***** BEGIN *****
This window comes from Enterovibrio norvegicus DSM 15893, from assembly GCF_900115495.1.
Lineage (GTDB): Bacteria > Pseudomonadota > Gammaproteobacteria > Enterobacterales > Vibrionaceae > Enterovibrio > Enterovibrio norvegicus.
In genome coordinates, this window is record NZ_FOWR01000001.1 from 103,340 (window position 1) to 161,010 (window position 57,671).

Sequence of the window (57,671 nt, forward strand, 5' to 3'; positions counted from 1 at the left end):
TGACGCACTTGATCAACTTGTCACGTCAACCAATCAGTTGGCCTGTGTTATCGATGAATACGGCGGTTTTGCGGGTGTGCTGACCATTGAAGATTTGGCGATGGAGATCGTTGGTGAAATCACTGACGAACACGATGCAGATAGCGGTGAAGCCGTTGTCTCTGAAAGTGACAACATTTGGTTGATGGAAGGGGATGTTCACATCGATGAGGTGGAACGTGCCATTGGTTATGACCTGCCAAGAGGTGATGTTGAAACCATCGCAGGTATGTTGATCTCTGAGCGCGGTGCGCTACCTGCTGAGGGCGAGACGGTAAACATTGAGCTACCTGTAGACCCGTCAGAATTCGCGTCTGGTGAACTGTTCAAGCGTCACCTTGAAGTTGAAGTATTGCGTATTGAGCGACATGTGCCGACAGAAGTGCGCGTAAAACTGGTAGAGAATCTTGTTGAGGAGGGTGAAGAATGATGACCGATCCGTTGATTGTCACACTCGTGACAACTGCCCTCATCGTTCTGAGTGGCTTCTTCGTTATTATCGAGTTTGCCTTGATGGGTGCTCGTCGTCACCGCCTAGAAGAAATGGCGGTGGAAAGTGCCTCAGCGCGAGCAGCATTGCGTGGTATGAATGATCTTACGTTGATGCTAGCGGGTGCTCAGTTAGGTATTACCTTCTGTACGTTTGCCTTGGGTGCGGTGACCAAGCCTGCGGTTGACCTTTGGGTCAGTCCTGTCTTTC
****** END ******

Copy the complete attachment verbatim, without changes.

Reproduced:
This window comes from Enterovibrio norvegicus DSM 15893, from assembly GCF_900115495.1.
Lineage (GTDB): Bacteria > Pseudomonadota > Gammaproteobacteria > Enterobacterales > Vibrionaceae > Enterovibrio > Enterovibrio norvegicus.
In genome coordinates, this window is record NZ_FOWR01000001.1 from 103,340 (window position 1) to 161,010 (window position 57,671).

Sequence of the window (57,671 nt, forward strand, 5' to 3'; positions counted from 1 at the left end):
TGACGCACTTGATCAACTTGTCACGTCAACCAATCAGTTGGCCTGTGTTATCGATGAATACGGCGGTTTTGCGGGTGTGCTGACCATTGAAGATTTGGCGATGGAGATCGTTGGTGAAATCACTGACGAACACGATGCAGATAGCGGTGAAGCCGTTGTCTCTGAAAGTGACAACATTTGGTTGATGGAAGGGGATGTTCACATCGATGAGGTGGAACGTGCCATTGGTTATGACCTGCCAAGAGGTGATGTTGAAACCATCGCAGGTATGTTGATCTCTGAGCGCGGTGCGCTACCTGCTGAGGGCGAGACGGTAAACATTGAGCTACCTGTAGACCCGTCAGAATTCGCGTCTGGTGAACTGTTCAAGCGTCACCTTGAAGTTGAAGTATTGCGTATTGAGCGACATGTGCCGACAGAAGTGCGCGTAAAACTGGTAGAGAATCTTGTTGAGGAGGGTGAAGAATGATGACCGATCCGTTGATTGTCACACTCGTGACAACTGCCCTCATCGTTCTGAGTGGCTTCTTCGTTATTATCGAGTTTGCCTTGATGGGTGCTCGTCGTCACCGCCTAGAAGAAATGGCGGTGGAAAGTGCCTCAGCGCGAGCAGCATTGCGTGGTATGAATGATCTTACGTTGATGCTAGCGGGTGCTCAGTTAGGTATTACCTTCTGTACGTTTGCCTTGGGTGCGGTGACCAAGCCTGCGGTTGACCTTTGGGTCAGTCCTGTCTTTC